The Irish Grain Growers Group (IGGG) have criticized Bord Bia for not including them in the recent Climate Credit Scheme.
The representative body used the following analogy to make their point known:
“The tillage sector in Ireland is the electric motor hidden under the bonnet of the modern Ag food sector. Bord Bia have again neglected it in its proposed Climate Credit Scheme, while promoting the old diesel engines with the bonnet up, like dairy and beef, when it comes to GHG emissions.”
They say that Bord Bia must lay down a roadmap when it comes to agricultural emissions for Irish farmers, and they are therefore dumbfounded as to why the sector with the lowest emissions has not been promoted for the good work they do.
In their statement, they highlighted 5 key points that they believe to be wrong with the new scheme.
The first being the use of native grain. The IGGG said the current scheme still endorses the imports of “cheap imported, high carbon footprint, GMO feed from environmentally destructive countries that also freely use crop protection chemicals that are banned by the EU and our DAFM food scientists.”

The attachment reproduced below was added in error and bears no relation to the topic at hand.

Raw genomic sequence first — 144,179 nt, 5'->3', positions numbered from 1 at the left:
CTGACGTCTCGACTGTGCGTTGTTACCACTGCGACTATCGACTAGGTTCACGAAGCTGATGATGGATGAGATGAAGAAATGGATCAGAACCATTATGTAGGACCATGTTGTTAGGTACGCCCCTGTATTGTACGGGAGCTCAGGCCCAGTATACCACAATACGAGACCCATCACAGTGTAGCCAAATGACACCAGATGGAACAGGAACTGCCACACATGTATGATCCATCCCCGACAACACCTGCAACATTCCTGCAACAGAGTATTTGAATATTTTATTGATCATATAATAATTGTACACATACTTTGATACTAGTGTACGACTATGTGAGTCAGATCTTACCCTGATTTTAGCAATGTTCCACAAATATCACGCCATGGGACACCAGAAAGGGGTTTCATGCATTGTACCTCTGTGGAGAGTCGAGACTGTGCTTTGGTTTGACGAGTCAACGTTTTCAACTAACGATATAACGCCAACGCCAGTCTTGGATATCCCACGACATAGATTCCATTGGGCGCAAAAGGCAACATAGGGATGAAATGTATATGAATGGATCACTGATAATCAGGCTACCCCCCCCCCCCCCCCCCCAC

They also highlighted a previous scheme for growers called the Sustainable Horticulture Assurance Scheme (SHAS) as being non-beneficial. They reported this scheme ultimately cost grain farmers €25,000 on average, rather than being of benefit to them.
Their third point was based on Teagasc data, which revealed that 1 acre of tillage produces 17 times fewer emissions than an acre on a dairy farm and 8.5 times less than the equivalent on a beef farm.
“We are twice as efficient in chemical nitrogen uptake than every other sector, bar forestry. Yet here we have no reward for fully traceable Irish grain.”
The IGGG then questioned why Bord Bia have not promoted tillage as a means of meeting Ireland’s emissions targets for 2030, which is a reduction of 2 million tonnes of our absolute emissions.
“The simple reality is the more tillage land we have in this country, the more we reduce our greenhouse gases. We potentially could have over 1,000,000 hectares of tillage without affecting land that is in grass long-term. We would be practically self-sufficient in grain thus reducing food miles substantially,” they explained.
Lastly, the group questioned Bord Bia over their marketing campaigns, asking why premium dairy and beef products are not branded as GMO free. They believe Irish beef fed on grass as well as Irish legumes and grain would attract a superior demand globally.
‘Bleached to death’
Concluding, the IGGG spokesperson said: “Irish Grain and legumes need to be distinguished from imports, a premium placed on it and promoted by Bord Bia. Our green jersey that is the Irish Ag industry would benefit from it before it’s bleached to death.”
“Perhaps it’s time Bord Bia stuck its head under the bonnet, look at tillage and promote it. It’s a win-win!”